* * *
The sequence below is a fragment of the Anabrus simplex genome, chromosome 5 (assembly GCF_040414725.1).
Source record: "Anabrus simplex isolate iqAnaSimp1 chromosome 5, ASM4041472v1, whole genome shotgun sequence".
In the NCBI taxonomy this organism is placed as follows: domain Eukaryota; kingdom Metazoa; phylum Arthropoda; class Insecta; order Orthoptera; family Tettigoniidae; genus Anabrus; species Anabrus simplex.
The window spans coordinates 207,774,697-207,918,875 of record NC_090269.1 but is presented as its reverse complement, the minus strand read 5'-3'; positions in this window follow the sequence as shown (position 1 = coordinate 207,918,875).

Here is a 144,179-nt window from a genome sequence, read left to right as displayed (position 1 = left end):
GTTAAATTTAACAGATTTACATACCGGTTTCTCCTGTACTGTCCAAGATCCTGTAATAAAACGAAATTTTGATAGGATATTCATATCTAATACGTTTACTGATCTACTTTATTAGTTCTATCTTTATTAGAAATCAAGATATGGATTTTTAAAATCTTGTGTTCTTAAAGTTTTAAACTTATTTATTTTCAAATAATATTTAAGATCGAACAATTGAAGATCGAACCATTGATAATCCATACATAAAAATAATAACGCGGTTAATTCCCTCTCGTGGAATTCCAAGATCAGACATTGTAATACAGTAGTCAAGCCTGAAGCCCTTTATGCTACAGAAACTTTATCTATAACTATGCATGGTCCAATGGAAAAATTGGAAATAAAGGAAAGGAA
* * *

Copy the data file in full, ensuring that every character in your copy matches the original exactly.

The sequence below is a fragment of the Anabrus simplex genome, chromosome 5 (assembly GCF_040414725.1).
Source record: "Anabrus simplex isolate iqAnaSimp1 chromosome 5, ASM4041472v1, whole genome shotgun sequence".
In the NCBI taxonomy this organism is placed as follows: domain Eukaryota; kingdom Metazoa; phylum Arthropoda; class Insecta; order Orthoptera; family Tettigoniidae; genus Anabrus; species Anabrus simplex.
The window spans coordinates 207,774,697-207,918,875 of record NC_090269.1 but is presented as its reverse complement, the minus strand read 5'-3'; positions in this window follow the sequence as shown (position 1 = coordinate 207,918,875).

Here is a 144,179-nt window from a genome sequence, read left to right as displayed (position 1 = left end):
GTTAAATTTAACAGATTTACATACCGGTTTCTCCTGTACTGTCCAAGATCCTGTAATAAAACGAAATTTTGATAGGATATTCATATCTAATACGTTTACTGATCTACTTTATTAGTTCTATCTTTATTAGAAATCAAGATATGGATTTTTAAAATCTTGTGTTCTTAAAGTTTTAAACTTATTTATTTTCAAATAATATTTAAGATCGAACAATTGAAGATCGAACCATTGATAATCCATACATAAAAATAATAACGCGGTTAATTCCCTCTCGTGGAATTCCAAGATCAGACATTGTAATACAGTAGTCAAGCCTGAAGCCCTTTATGCTACAGAAACTTTATCTATAACTATGCATGGTCCAATGGAAAAATTGGAAATAAAGGAAAGGAA